...and be clothed with humility.
One Bible dictionary defines the word humility in this passage as "...lowliness of mind, the esteeming of ourselves small, as we are...." When we strive to gain our way, we esteem ourselves above those around us who may think otherwise than we. I have used a few examples in my preaching on this theme so often that I hope the members of the church that I serve have memorized them, but I pray that they will also practice this Biblical principle when faced with life's decisions. Does one color of carpet or pew cushion honor Christ more than another? How sadly modern Christians forget this Biblical principle of stewardship and fight for their own way over trivia instead of God's important truth, a submissive, humble behavior at all times. The prevalence of this attitude of humility, according to Peter, should be as commonplace as our clothing. We may get up on a given day and dress differently, but we do get dressed. As consistently as we put clothes on our bodies every day, Peter commands us to likewise wear humility at all times, not just on rare occasions. You don't wear clothes on some days and neglect to wear them at other times, do you? Likewise, God commands us to wear humility at all times. If you submitted once or twice to your brothers and sisters over the last five years, you've failed the test. Would you go out in public with clothes on your body only once or twice ever five years? Scripture commands us to make these dual traits of submission to, and regard for, our brothers and sisters in Christ and humility, how we regard ourselves, a permanent, every-day wardrobe that we put on fresh every morning.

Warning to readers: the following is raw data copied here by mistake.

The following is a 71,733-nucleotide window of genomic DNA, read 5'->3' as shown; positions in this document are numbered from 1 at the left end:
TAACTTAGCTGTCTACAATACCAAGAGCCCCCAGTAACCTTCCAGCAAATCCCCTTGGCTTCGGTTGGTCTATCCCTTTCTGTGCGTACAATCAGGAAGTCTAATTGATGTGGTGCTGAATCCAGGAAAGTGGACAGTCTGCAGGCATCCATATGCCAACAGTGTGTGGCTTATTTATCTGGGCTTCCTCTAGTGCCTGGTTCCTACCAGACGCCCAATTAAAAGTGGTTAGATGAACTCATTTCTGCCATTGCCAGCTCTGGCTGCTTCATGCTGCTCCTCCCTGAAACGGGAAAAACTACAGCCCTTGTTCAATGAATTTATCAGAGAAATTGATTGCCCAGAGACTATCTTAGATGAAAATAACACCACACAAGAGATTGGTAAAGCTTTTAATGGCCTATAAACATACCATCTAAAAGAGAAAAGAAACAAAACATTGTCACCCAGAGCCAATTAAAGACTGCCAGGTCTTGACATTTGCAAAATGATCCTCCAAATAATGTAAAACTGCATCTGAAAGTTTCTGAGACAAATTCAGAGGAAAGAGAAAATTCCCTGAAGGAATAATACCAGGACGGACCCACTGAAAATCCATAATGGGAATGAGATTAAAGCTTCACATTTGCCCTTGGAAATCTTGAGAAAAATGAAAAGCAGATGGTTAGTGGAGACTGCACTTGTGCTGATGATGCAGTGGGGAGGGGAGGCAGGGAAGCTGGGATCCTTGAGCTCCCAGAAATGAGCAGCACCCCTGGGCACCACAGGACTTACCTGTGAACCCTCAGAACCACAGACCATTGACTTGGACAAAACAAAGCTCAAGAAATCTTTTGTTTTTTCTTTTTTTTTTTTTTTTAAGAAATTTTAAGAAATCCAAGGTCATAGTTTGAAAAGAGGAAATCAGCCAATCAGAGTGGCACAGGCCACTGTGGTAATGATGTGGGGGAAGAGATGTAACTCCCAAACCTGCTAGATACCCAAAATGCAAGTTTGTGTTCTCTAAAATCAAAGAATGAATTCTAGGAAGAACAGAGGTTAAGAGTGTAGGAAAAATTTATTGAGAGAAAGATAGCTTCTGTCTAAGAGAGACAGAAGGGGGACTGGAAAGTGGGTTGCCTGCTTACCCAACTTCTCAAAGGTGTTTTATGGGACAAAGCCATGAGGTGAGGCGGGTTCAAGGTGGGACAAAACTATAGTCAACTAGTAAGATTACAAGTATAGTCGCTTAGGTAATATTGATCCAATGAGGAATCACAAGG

...for God resisteth the proud, and giveth grace to the humble.
This thought should shock us into a sober reflection and self-examination. If we fail to wear humility as consistently as our clothes, we are liable to fall into one prideful trap of Satan or another. While our pride may do harm or pain to those around us, something that Scripture rebukes, Peter warns us that this attitude shall draw God's personal resistance. Whatever the issue, do you want God on your side, or do you want Him against you? In trivial matters such as the decour of a church, God does not indicate any preference for one color or style in a church building over another. He is not more honored by one decour or another. He is honored by the humble conduct of His children who are soft on such things and strong on submission and humility.